I have a three monitor setup, with two monitors driven directly by Ubuntu 12.04 for a total workspace/desktop area of 3840x1200¹. I usually work with 5 virtual workspaces, often more if I work on several projects in parallel. I typically have at least 15 browser windows open (mostly Firefox-nightly, but also standard 12.04 Firefox and Chrome).

Whenever the browsers need to restart as the result of an update (c.q. crash), or need to start after a login, the browser windows come back to the original positions, but all are on the same workspace. After that I have to tediously move at least 80% of the windows to other workspaces².

Neither Firefox nor Chrome save the extra EWMH information that is needed for restoration to the original workspace. I have read unresolved bug reports dating from 4-5 years ago about that.

It seems that, at least a few years back, KDE managed workspaces as large offsets (wider than the screen(s) width), which allowed the browser to restore to the correct workspace. But this no longer seems to be the case (deducted from a bug report, not from personal experience).

Is there is a workspace/desktop-manager that doesn't have this restore-all-to-one-workspace behaviour with Firefox and Chrome (preferably on for Ubuntu or Linux Mint)?

Or is there another way to enhance Firefox and Chrome (e.g. add-on) to enforce this behaviour?

Mine is not a fixed layout, where Browser X on workspace Y always opens to a specific URL. The restoring function gives me the windows, positions and URLs exactly the way I want them. They "just" need to be on the correct workspace.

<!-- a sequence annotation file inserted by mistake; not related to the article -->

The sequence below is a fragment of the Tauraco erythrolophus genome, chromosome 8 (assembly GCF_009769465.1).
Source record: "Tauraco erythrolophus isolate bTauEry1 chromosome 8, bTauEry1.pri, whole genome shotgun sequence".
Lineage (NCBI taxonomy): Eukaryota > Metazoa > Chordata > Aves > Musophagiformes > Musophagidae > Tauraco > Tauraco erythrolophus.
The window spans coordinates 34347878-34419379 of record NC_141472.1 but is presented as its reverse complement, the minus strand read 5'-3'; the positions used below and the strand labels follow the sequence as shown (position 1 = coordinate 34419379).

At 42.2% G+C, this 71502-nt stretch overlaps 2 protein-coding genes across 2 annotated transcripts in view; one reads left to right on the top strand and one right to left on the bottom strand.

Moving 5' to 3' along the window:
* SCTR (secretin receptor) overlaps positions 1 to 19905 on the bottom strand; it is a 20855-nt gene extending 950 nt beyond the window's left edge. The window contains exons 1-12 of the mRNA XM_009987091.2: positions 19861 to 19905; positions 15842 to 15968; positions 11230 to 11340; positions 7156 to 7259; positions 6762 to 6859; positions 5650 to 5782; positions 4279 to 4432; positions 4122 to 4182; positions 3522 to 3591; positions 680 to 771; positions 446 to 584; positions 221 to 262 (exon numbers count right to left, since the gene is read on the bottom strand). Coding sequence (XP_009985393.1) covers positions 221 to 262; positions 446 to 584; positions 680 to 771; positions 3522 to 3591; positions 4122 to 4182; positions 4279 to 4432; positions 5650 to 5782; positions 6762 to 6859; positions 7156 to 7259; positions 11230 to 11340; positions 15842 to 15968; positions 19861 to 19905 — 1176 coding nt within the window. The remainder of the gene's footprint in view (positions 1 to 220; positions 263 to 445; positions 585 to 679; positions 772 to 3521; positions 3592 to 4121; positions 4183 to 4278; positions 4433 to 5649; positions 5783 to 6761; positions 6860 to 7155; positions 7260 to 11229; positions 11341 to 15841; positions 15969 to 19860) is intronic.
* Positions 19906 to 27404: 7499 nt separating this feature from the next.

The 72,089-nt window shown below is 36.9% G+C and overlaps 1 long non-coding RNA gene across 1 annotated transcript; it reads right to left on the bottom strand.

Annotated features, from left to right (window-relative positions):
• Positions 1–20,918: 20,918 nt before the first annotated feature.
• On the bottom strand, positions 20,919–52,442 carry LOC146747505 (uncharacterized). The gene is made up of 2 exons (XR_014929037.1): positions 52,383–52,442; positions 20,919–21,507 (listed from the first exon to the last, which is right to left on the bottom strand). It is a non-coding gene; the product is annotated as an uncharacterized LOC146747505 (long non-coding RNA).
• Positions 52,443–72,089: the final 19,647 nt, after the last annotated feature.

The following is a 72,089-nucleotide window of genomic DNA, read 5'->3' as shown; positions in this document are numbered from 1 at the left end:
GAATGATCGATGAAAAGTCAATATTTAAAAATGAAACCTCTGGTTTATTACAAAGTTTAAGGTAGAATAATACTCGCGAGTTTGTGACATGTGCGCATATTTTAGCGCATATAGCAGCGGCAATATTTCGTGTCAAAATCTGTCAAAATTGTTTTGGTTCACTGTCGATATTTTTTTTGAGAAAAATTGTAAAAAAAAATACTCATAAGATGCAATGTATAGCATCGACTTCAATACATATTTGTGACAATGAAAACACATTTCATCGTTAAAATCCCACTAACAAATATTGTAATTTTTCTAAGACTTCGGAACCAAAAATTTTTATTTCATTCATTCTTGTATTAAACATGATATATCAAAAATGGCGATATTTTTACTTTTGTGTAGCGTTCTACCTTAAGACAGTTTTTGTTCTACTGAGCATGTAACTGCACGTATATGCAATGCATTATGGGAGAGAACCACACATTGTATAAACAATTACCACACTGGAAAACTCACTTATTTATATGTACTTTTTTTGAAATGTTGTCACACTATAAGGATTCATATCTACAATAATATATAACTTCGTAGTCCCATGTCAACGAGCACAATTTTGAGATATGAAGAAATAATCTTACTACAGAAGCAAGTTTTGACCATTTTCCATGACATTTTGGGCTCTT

¹ A third 1200x1920 monitor is on a separate machine with x2vnc used to share a single mouse and keyboard. That nicely keeps my reading material like man pages and documentation available (in portrait mode).
² All U&L stuff is on workspace 3. I normally leave the machine running, and stay logged in, for weeks at a time, one of the reasons for that being the restoration of the various windows.

1 Answer 1


There doesn't seem to much motivation to implement some EWMH support in Firefox nor in Chrome, even though this would get the restoration to workspace issue resolved with a large number of desktops. A bug has been open for Firefox since 2007 and one for Chrome since 2009.

What you can do outside of Firefox and Chrome, if the active TABs in different browser windows point to different URLs, is to use tendency that different URLs usually have different titles associated with the pages and hence with the window in which they are displayed.

Starting with that idea you can use the output of wmctrl -l -G -p which provides you with

  • window id
  • workspace number
  • process id
  • x,y position of window
  • width and height of window
  • machine name
  • window title (if any)

for each window. Given a process id PID you can see where the link /proc/PID/exe points to and filter out non-browser windows. For the browser related windows, save at least the window title and workspace number (possible also the browser type and all the other information).

After a browser (re-)start, when all the windows are restored, but on in one workspace, use the saved data to lookup the new window id, WID, associated with a specific title and push it to the retrieved related workspace with wmctrl -i -r WID -t workspacenumber.

If you don't want to implement the above yourself (it is mostly text processing and a symlink lookup) in your shell or scripting language of choice, you can download a program that does all this for you (and a bit more). Or you can install it from PyPI using:

sudo pip install ruamel.bws

after which the bws command should be available with options to save (multiple saves are kept, 10 by default), list (show the saved dates with number of windows saved), or restore (by default the latest saved info).


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